A large majority of people in 10 European countries want their country to work towards an international ban on killer robots. This is one of the results of a new YouGov poll commissioned by PAX.
According to the poll, 73% of respondents want European states to take action to support a ban on weapon systems that could select and attack targets without meaningful human control, commonly known as killer robots. In the Netherlands, 80% of respondents were in favour of the Dutch government supporting such a ban. The survey, conducted in October, included respondents in Belgium, Finland, Germany, Hungary, Italy, Ireland, Norway, the Netherlands, Spain and Switzerland.
Europe needs to lead
This week states will be meeting at the UN in Geneva to discuss how to move forward on the issue of lethal autonomous weapons. The majority of European states agree that human control must be retained in the use of lethal force and want to work towards concrete policy outcomes. For more information, see the latest PAX report, ‘Convergence?’.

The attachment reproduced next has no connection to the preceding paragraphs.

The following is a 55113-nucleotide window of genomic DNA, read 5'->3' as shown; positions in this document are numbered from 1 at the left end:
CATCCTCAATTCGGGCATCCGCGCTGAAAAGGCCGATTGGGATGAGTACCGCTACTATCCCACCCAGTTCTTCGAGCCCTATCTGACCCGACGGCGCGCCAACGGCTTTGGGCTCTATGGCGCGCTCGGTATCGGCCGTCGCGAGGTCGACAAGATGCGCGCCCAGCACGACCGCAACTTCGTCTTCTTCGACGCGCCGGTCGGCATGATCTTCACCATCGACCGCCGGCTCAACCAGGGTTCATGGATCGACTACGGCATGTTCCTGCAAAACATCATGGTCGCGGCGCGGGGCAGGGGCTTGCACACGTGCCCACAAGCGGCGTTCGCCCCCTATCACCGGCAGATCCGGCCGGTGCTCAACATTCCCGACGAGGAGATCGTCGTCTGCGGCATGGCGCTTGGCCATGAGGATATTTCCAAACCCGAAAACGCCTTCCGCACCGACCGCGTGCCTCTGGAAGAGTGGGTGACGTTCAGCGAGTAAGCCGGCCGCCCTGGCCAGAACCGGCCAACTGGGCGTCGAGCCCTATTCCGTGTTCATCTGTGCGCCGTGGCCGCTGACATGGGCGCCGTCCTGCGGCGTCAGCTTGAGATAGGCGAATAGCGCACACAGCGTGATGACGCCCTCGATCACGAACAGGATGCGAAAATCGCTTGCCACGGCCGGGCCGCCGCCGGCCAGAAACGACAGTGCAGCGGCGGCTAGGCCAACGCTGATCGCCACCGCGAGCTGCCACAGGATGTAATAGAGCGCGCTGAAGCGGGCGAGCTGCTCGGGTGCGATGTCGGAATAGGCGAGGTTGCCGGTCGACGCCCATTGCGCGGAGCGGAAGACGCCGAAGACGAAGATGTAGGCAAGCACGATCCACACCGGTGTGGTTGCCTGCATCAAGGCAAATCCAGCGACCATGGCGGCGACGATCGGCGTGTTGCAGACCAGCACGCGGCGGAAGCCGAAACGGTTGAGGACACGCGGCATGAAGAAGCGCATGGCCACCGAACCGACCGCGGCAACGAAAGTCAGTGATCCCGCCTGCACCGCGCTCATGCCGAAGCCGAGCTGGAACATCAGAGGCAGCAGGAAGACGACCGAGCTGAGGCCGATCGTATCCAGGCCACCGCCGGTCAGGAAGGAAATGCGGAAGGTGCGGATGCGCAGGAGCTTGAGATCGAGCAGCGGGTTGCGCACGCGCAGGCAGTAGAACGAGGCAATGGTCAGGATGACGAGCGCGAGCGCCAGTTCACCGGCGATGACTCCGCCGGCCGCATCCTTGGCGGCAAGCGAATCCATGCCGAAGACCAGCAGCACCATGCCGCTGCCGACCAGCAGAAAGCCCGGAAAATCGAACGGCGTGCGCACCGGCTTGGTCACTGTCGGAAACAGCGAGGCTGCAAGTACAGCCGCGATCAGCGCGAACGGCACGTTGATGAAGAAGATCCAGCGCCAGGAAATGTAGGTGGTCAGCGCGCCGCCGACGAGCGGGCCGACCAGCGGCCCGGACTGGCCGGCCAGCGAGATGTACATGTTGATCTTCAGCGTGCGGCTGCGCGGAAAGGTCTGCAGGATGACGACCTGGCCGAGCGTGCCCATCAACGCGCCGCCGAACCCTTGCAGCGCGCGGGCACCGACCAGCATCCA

A small group of states can block progress and considerably water down texts at the Conventional on Conventional Weapons (CCW) due to its consensus-based decision making. This means that the progress agreed upon at the CCW does not reflect what the majority of states at the CCW may want.
Given this, it is crucial that European states not only work together but also work with like-minded states to take bold steps towards an international treaty ensuring meaningful human control over the use of force. A legal instrument could codify the level and form of human control necessary, and unambiguously address the application of international law to these weapons. This is what was done in the case of cluster munitions. The time for action is now.
According to Daan Kayser, project leader autonomous weapons at PAX: “Most European states consider themselves supporters of a norms-based world order, which is under increasing pressure. It is therefore crucial that European states take bold steps towards a legally binding instrument ensuring meaningful human control over the use of force. A noon-binding political declaration is insufficient to address the serious concerns raised by killer robots”.
The survey, carried out by YouGov, was commissioned by PAX and funded by the Campaign to Stop Killer Robots. The sample size was one thousand people per country (except Switzerland and Ireland, where the sample size was five hundred).